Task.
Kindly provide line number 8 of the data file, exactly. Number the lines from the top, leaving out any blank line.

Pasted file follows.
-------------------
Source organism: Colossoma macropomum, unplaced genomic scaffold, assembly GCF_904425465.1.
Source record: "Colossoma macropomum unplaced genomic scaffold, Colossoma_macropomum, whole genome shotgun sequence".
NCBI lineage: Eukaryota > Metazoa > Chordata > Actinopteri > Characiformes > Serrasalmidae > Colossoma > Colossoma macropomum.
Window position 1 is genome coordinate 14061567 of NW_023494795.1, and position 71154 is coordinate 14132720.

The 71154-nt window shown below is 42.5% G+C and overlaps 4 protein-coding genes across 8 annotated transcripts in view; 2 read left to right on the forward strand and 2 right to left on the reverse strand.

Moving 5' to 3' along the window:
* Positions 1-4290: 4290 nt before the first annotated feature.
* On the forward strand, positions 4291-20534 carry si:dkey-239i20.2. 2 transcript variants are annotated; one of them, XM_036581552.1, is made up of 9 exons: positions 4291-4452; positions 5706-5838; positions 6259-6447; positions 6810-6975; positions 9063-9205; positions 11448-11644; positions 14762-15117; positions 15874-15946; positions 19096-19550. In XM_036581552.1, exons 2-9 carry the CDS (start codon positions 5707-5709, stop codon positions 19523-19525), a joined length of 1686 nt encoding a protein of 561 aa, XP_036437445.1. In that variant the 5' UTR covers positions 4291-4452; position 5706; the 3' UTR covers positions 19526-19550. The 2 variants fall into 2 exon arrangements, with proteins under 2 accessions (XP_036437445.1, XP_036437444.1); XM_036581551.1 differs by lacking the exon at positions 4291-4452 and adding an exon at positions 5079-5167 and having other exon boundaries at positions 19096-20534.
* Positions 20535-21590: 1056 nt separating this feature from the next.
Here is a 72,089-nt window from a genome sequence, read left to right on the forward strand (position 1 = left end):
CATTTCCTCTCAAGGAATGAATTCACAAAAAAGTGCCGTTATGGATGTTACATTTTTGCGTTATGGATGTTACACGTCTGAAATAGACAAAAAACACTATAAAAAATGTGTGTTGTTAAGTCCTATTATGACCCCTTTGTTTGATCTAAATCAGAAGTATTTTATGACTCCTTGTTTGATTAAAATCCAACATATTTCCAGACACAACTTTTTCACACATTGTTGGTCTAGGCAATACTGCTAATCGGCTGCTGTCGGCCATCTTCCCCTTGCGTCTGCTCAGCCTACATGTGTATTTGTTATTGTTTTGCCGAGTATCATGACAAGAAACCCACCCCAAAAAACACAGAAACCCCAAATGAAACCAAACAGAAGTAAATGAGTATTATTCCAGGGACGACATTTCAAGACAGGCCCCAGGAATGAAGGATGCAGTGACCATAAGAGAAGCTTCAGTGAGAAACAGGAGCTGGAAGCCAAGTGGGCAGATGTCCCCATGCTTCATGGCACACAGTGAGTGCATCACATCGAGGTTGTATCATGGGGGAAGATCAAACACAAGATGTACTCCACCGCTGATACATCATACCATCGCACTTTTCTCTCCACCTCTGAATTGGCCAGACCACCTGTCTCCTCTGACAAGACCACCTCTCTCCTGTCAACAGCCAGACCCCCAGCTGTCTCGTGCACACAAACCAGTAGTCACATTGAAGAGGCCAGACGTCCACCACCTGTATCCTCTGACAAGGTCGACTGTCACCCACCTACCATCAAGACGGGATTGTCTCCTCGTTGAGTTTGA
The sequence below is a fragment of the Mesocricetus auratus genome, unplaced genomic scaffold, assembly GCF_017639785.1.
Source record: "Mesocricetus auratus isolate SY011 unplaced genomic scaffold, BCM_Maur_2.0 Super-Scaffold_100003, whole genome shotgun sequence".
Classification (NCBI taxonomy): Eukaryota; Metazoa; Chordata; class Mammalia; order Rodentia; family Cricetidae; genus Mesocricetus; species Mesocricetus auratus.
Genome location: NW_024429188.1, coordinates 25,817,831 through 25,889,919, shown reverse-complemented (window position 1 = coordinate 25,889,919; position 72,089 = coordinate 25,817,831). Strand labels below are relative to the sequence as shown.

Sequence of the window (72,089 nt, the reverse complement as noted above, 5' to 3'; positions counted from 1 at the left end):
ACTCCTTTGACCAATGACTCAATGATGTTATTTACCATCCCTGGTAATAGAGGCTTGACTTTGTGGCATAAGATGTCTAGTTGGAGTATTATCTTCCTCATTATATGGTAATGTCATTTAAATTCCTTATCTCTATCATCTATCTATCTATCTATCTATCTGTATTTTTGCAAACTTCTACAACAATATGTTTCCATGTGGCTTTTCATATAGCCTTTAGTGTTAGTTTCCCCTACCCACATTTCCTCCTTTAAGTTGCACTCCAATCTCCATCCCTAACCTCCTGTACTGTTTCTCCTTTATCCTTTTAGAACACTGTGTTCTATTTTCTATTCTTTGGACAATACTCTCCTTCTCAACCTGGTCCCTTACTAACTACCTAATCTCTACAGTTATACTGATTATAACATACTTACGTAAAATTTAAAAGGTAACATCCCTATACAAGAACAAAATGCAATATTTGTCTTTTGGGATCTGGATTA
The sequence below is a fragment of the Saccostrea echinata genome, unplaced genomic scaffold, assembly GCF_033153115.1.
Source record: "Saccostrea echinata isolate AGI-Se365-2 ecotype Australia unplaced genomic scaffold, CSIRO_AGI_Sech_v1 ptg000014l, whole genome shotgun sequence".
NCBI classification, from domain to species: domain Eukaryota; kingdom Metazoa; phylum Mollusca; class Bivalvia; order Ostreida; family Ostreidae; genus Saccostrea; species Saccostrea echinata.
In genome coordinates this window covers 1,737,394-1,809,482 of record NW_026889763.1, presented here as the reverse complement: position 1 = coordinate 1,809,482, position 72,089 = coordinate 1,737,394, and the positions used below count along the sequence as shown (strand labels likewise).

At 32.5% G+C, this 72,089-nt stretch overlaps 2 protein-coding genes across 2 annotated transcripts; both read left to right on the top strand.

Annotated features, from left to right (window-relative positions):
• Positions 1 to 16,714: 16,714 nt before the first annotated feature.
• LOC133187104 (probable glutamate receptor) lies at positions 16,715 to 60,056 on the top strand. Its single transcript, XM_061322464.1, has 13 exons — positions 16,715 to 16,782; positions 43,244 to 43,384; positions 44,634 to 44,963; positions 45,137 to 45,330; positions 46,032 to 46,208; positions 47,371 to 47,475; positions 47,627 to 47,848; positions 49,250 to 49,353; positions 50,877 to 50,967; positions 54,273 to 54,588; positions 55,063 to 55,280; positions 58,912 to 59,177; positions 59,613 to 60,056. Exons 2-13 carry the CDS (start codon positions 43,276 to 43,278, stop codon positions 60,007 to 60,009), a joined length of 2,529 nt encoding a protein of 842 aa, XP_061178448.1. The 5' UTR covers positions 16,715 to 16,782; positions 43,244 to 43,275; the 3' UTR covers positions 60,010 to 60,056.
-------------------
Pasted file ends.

* On the forward strand, positions 4291-20534 carry si:dkey-239i20.2. 2 transcript variants are annotated; one of them, XM_036581552.1, is made up of 9 exons: positions 4291-4452; positions 5706-5838; positions 6259-6447; positions 6810-6975; positions 9063-9205; positions 11448-11644; positions 14762-15117; positions 15874-15946; positions 19096-19550. In XM_036581552.1, exons 2-9 carry the CDS (start codon positions 5707-5709, stop codon positions 19523-19525), a joined length of 1686 nt encoding a protein of 561 aa, XP_036437445.1. In that variant the 5' UTR covers positions 4291-4452; position 5706; the 3' UTR covers positions 19526-19550. The 2 variants fall into 2 exon arrangements, with proteins under 2 accessions (XP_036437445.1, XP_036437444.1); XM_036581551.1 differs by lacking the exon at positions 4291-4452 and adding an exon at positions 5079-5167 and having other exon boundaries at positions 19096-20534.